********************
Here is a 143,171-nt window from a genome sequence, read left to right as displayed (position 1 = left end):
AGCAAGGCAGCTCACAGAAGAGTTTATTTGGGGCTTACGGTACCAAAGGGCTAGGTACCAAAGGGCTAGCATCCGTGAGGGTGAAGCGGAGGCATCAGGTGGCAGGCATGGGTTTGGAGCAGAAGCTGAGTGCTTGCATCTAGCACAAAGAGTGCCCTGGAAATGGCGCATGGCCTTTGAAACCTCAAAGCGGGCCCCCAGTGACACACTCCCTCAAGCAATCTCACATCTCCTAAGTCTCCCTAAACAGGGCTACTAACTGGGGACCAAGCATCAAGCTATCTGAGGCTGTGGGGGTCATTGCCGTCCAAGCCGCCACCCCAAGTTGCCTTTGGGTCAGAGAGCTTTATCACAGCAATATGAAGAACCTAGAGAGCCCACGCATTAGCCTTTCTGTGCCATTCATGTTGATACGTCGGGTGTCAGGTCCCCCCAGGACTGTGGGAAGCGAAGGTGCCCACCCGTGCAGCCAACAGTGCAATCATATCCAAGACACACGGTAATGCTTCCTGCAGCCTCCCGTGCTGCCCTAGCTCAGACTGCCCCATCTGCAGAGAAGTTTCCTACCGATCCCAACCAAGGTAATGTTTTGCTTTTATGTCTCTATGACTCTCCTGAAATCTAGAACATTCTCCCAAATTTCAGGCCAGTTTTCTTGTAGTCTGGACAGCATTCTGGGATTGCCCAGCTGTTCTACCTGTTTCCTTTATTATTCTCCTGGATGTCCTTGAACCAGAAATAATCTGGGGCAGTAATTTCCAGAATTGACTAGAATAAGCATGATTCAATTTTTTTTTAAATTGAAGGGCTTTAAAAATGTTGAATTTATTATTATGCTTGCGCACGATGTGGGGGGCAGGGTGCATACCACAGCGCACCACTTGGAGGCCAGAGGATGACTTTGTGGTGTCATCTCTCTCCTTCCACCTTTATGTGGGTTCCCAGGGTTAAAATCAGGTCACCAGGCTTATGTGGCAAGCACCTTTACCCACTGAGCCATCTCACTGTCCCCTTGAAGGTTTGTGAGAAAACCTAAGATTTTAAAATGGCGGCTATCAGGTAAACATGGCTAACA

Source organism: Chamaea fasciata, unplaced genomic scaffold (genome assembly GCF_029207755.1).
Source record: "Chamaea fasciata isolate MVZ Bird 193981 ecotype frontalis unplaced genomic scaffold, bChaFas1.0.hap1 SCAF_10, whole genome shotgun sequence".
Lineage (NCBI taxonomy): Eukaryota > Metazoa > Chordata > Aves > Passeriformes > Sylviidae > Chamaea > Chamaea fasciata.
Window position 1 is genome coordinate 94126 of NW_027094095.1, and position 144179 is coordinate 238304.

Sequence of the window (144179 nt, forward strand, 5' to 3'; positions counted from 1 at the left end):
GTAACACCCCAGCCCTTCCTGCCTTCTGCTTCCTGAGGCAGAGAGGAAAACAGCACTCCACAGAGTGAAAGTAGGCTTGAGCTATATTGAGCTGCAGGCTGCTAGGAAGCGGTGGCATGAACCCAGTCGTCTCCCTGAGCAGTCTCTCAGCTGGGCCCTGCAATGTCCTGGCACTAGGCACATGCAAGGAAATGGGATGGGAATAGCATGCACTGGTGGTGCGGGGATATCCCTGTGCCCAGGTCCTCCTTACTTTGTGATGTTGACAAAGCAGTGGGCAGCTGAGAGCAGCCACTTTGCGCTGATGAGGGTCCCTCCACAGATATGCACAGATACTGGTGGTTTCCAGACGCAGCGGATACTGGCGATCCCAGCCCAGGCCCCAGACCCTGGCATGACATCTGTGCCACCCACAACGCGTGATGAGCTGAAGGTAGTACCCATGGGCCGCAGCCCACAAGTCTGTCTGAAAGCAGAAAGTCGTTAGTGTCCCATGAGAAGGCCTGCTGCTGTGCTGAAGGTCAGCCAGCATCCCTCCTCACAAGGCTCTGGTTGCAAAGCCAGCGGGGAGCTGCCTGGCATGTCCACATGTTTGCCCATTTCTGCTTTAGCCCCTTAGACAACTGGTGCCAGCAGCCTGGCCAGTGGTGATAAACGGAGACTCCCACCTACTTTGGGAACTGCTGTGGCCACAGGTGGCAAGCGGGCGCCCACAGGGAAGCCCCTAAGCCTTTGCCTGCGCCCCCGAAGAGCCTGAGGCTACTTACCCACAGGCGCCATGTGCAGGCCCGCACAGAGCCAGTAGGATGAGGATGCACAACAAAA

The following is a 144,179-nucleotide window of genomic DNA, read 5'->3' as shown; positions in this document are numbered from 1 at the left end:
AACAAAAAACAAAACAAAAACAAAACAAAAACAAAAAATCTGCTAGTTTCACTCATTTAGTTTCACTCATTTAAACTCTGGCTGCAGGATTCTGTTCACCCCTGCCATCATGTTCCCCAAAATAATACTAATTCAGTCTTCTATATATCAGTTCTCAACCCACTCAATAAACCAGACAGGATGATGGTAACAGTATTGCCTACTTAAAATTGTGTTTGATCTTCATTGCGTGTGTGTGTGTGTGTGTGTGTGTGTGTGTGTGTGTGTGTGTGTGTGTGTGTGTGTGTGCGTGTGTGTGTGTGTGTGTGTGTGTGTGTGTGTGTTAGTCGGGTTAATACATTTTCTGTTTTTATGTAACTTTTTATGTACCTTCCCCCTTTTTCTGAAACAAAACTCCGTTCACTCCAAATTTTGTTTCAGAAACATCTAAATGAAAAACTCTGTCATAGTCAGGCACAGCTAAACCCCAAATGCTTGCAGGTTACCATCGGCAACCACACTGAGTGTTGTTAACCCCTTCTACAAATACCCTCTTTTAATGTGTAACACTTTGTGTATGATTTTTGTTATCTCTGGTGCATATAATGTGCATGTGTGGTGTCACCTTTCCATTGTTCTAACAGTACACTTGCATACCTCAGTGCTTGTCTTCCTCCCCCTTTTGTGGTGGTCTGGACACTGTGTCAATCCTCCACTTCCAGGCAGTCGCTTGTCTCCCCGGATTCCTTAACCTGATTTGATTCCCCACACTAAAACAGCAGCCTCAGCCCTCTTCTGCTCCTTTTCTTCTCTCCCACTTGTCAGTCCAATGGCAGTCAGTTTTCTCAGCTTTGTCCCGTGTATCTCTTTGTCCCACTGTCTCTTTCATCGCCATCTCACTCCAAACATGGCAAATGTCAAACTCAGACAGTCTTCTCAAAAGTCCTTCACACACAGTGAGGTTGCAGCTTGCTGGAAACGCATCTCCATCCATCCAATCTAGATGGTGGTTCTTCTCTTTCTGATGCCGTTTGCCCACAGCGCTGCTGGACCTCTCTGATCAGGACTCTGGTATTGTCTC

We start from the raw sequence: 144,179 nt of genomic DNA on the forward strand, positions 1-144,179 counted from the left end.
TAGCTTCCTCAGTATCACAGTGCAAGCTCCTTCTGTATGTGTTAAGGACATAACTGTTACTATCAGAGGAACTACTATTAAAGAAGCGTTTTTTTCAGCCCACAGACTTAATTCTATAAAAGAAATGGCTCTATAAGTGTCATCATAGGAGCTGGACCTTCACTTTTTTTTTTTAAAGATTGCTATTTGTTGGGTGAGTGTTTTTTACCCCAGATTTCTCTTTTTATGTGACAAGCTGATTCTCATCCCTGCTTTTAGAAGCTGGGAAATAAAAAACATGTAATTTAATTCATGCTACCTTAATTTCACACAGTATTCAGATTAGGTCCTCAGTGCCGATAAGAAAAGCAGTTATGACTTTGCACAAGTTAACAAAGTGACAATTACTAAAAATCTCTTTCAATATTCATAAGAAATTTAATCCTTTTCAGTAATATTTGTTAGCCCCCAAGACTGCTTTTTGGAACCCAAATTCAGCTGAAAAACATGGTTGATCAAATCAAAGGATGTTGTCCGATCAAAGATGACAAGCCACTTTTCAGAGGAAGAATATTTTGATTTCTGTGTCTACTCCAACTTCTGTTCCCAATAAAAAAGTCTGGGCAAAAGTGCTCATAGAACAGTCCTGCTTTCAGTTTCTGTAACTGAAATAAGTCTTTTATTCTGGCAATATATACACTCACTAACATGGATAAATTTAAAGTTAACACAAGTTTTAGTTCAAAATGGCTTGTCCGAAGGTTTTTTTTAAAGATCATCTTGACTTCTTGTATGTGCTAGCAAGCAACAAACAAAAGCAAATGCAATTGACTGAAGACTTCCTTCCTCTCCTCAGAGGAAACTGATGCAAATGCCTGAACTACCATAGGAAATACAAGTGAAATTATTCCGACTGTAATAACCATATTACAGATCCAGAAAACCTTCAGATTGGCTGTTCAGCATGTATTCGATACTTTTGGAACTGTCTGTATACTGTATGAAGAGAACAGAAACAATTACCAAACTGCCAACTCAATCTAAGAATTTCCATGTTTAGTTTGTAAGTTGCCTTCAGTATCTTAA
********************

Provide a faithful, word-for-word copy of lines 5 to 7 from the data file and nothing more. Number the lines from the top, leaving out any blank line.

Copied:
Lineage (NCBI taxonomy): Eukaryota > Metazoa > Chordata > Aves > Passeriformes > Sylviidae > Chamaea > Chamaea fasciata.
Window position 1 is genome coordinate 94126 of NW_027094095.1, and position 144179 is coordinate 238304.

Sequence of the window (144179 nt, forward strand, 5' to 3'; positions counted from 1 at the left end):